But the workers here, they are crying foul. They are citing religious discrimination saying, "They have the right to pray." Of course, that issue here, the company has to do business, right? Can you really leave the work five times a day in large groups? I mean you are on an assembly line, the assembly line needs to continue producing the meat.

Well, Jaylani Hussein is the CARE Executive Director representing these workers. And he joins me right now with the latest on the dispute. Jaylani, tell us the details of what your clients say, these workers say happened?

JAYLANI HUSSEIN, CARE EXECUTIVE DIRECTOR: Yeah, thank you for having me. You know, our clients have actually been accommodated for. And let me just clarify, our clients are not requesting for group breaks, prayer breaks. In the past, the way they had been accommodated for and they will give be used to. And for some of them for almost eight to nine years is that they individually request for that. And they actually go by one or two, and, yes, in an assembly line this is how it works.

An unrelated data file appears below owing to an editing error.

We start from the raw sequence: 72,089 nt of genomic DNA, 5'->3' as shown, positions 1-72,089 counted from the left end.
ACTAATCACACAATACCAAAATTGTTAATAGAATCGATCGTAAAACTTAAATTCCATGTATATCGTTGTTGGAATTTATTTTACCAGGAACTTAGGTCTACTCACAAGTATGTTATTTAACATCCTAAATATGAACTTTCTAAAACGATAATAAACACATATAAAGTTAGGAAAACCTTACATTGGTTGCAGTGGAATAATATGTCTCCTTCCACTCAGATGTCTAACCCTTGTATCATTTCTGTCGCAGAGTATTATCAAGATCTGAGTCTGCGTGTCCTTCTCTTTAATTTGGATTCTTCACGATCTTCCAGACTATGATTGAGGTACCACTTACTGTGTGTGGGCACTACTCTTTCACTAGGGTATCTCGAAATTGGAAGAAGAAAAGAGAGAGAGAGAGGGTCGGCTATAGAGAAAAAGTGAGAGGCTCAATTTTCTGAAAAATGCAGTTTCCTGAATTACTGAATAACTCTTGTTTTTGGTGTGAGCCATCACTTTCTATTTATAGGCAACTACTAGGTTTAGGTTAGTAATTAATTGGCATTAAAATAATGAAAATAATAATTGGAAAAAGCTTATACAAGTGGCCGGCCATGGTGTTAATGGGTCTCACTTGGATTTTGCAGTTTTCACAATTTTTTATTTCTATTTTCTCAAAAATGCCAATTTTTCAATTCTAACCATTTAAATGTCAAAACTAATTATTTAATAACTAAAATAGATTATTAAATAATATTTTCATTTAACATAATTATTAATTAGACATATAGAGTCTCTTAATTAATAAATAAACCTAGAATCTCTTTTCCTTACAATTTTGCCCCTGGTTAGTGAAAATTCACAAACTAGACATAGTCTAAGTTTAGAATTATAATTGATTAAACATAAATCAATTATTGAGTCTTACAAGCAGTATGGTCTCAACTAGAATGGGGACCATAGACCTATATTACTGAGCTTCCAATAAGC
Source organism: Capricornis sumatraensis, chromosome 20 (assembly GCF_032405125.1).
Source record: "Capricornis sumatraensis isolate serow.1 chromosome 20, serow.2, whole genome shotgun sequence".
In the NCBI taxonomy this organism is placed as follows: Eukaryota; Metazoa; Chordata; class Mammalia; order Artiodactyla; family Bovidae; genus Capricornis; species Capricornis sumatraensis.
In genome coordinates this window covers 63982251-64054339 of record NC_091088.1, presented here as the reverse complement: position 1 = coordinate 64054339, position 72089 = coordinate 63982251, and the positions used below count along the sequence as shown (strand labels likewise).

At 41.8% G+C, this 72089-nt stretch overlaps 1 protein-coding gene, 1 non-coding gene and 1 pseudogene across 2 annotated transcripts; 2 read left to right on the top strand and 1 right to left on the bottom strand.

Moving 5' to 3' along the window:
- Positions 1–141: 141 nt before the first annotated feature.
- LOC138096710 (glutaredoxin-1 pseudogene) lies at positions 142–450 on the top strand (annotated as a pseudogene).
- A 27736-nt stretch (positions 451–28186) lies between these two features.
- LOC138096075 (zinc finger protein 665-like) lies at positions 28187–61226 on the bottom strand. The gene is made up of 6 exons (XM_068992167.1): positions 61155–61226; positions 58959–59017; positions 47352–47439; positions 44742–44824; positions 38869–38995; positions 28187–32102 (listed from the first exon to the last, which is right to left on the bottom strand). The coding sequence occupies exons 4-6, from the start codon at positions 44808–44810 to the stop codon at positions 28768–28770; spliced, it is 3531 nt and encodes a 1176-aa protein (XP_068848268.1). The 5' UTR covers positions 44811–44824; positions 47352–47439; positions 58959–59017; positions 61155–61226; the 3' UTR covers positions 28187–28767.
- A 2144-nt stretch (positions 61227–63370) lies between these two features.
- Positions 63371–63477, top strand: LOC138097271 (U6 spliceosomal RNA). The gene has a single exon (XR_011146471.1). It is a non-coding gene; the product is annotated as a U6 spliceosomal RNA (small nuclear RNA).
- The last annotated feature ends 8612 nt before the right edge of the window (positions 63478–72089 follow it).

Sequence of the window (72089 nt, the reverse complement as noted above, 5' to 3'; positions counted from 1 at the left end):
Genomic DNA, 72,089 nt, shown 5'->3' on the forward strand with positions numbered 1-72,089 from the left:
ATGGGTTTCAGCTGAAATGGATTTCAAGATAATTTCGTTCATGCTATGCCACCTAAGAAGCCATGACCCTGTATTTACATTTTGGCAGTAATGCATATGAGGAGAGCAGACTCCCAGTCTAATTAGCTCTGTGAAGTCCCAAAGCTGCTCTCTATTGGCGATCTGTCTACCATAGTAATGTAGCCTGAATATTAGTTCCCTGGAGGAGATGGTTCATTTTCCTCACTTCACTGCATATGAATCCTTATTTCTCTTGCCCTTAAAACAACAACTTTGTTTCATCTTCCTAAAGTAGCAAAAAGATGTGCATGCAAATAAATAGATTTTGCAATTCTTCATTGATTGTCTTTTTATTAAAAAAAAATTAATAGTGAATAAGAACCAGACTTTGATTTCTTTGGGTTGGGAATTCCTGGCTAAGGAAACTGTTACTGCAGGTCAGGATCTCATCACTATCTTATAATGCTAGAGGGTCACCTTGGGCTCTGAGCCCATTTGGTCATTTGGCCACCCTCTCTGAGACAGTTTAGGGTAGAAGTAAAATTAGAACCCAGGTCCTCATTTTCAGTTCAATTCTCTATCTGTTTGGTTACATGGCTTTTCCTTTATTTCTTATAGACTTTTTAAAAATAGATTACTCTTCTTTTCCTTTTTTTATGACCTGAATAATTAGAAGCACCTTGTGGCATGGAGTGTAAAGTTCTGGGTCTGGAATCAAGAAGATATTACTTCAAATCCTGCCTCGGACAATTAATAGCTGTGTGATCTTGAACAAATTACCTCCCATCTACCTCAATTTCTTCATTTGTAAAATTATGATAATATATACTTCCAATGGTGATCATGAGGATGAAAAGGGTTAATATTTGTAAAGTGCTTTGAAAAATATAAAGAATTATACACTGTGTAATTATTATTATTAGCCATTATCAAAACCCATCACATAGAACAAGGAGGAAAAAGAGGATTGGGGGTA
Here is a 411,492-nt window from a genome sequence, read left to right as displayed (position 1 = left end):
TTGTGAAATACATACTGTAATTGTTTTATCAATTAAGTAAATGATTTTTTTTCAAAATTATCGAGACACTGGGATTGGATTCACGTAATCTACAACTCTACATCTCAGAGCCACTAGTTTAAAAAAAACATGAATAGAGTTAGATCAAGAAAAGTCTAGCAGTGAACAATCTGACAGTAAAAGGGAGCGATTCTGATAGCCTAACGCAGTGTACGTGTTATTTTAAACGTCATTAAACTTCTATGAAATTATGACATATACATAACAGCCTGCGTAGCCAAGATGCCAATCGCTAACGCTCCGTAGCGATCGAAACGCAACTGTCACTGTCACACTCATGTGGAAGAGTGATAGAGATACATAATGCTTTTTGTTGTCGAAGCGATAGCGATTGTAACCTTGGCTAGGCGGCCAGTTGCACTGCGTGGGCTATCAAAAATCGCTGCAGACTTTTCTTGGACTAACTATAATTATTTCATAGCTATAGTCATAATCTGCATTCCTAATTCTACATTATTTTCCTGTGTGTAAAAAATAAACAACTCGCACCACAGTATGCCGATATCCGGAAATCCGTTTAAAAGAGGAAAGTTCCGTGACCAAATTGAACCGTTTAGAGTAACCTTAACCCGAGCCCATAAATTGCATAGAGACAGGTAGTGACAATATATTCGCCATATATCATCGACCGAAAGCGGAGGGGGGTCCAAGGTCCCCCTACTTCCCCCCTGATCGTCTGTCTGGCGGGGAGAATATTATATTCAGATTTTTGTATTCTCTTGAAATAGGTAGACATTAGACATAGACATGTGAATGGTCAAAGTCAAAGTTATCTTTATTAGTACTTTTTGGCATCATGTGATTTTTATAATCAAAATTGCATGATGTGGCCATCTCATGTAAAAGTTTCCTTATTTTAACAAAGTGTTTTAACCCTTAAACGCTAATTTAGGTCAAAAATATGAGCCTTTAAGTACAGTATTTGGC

Now, this is a specific request.

REGAN: Well, let me just jump in, because I want to clarify things for the viewers. Cargill, the meat processing company says that 11 of these workers wanted to pray at once and that they were willing to make accommodations for three to pray at once, thereby, nearby on the facility, but 11 was just too much. What do you say in response to that?

HUSSEIN: So, it's not an accurate portrayal of actually what happened. So, on that specific day, our clients actually requested for prayer break, just like a normal day, and they were informed that day, actually, there was going to be a change in how the prayer breaks were going to be allowed for.

And so, that specific day, our clients, many of them did not actually pray. So, when they requested for prayer that was when the time of the prayer was actually running out.